Would more amiable communication help to diffuse misunderstandings? What about putting on patience, meekness, humility, kindness and compassionate hearts? Do these qualities sound familiar? Well if we have been memorising the verses from Colossians 3, bells should ring. What would our homes look like if they were infused with such qualities? Would you want to see your family becoming more tightly knit as a result of Covid-19? What may God be saying to you on this matter?
The church has been planning for family service (or what we call communion service) since two years ago. We are convicted that families must come together for worship. We didn’t want to implement the monthly family service last year because we said that we needed to educate and prepare the congregation, especially the families, for this change. We conducted training for parents with children in U12 on how they can engage their children during corporate worship. We even gave every family a book entitled “Parenting in the Pew”. I also exhorted the congregation to embrace the children in our midst and be patient even if the noise level went up.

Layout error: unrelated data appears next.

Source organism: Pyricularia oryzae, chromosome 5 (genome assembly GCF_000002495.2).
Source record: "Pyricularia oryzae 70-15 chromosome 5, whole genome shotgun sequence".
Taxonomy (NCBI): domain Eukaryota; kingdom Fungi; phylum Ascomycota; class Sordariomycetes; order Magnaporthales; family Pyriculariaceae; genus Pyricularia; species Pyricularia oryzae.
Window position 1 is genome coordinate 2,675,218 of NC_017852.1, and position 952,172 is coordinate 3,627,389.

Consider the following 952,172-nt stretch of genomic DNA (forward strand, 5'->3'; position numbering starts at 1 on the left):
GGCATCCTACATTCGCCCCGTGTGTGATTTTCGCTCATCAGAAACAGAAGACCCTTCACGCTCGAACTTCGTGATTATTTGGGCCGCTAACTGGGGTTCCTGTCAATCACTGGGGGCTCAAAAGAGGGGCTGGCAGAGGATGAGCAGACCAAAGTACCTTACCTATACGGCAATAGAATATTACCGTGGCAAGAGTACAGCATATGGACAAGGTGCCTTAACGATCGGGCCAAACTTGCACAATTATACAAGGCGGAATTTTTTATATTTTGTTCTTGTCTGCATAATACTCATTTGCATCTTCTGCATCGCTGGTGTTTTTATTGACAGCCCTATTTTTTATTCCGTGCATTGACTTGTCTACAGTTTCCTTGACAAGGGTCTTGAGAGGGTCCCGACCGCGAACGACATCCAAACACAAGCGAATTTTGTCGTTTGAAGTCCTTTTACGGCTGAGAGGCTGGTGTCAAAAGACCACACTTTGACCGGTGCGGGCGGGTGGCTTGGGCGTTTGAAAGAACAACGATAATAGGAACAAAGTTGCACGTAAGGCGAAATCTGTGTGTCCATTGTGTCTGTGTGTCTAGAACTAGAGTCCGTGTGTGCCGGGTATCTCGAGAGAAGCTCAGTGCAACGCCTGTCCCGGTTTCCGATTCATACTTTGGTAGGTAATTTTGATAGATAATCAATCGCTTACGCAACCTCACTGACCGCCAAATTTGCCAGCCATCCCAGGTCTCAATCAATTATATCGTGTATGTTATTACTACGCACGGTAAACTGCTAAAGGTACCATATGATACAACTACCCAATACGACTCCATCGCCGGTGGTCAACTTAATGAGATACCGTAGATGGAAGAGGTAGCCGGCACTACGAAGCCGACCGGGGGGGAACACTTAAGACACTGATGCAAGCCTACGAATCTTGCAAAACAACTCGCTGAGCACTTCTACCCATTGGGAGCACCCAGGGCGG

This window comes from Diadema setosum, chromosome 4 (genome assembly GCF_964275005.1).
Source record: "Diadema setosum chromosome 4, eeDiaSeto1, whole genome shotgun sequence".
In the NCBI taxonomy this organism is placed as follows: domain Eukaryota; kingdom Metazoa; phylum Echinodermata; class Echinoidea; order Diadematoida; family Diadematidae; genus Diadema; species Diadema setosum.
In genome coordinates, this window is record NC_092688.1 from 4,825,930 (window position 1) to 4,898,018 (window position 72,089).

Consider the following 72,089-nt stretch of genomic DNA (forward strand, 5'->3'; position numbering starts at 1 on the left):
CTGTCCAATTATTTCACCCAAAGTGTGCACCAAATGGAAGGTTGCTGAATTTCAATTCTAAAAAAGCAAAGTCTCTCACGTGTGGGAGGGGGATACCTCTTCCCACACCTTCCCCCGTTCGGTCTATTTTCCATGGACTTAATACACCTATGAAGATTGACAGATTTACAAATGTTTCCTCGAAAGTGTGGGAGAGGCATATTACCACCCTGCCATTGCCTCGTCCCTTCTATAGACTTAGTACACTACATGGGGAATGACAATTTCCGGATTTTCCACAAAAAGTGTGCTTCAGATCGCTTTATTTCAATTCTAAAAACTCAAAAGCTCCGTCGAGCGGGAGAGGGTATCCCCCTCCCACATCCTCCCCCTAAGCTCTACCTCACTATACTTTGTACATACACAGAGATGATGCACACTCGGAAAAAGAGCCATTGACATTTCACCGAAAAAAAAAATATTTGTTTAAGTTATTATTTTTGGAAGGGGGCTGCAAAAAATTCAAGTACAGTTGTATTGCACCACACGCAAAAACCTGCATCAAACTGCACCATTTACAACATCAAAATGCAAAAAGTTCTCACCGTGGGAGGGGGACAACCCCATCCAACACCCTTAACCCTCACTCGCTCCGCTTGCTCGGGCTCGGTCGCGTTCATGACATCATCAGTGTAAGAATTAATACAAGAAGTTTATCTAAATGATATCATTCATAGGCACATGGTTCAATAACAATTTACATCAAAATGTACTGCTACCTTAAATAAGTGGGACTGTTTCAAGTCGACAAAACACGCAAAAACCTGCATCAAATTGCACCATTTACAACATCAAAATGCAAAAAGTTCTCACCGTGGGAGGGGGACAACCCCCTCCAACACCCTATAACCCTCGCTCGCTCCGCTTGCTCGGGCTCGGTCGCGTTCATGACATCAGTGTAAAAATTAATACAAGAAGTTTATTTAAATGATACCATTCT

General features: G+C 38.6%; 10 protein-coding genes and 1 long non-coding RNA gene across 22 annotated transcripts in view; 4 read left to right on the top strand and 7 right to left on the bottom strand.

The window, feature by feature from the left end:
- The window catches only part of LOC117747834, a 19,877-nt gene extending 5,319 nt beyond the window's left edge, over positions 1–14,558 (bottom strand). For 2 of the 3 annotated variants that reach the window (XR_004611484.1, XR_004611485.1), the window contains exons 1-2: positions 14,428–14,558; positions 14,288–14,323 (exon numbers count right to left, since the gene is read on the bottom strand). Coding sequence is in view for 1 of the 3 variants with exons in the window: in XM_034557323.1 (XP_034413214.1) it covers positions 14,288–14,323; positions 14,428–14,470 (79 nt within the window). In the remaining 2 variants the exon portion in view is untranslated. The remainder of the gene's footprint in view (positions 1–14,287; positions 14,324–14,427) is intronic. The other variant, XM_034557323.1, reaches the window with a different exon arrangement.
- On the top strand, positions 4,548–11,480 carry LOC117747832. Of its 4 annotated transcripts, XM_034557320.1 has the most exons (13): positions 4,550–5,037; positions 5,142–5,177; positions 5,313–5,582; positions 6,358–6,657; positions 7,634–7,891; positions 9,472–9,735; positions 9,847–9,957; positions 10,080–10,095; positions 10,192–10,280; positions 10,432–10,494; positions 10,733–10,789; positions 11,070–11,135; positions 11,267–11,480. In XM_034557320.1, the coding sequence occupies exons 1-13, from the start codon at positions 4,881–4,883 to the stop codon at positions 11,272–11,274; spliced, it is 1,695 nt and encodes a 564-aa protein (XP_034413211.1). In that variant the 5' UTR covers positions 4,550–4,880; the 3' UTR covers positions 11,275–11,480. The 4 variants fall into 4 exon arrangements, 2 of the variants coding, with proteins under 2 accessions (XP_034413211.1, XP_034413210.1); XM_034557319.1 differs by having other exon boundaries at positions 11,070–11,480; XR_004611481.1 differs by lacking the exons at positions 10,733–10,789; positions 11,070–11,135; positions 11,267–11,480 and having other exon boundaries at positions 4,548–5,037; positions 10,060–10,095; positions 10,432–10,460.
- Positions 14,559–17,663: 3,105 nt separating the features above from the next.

This year, we finally started the family service. And then Covid-19 came and instead of having family service once a month, it’s family service every Sunday (assuming that parents are gathering their children together for worship). Instead of designing a worksheet once a month, Ps Suet Fong now sends out a worksheet every Saturday night so that parents can engage their children during sermon time.
Parents, if before Covid-19, worshipping with your children by your side is something you are not comfortable with, I hope that the on-going training at home during this period will put you in very good stead when we resume our physical gathering in church. And now that you are spending more time at home, I also pray that you will carve out time for family devotion. Start with once a week, perhaps midweek, where fathers, as heads of the household, lead the family in a time of singing, reading God’s Word and prayer. Again what may God be saying to you on this matter?
As I conclude, can I reiterate what I said at the start? It will really be a pity if our lives register no change when this storm is over. If we come out of it behaving the way we used to, then we would have robbed ourselves of a golden opportunity to be sanctified and transformed by our sovereign Lord who is all powerful and loving and is working out his good purposes in our lives in and through this darkness.
Rev Lee Kien Seng
May 10, 2020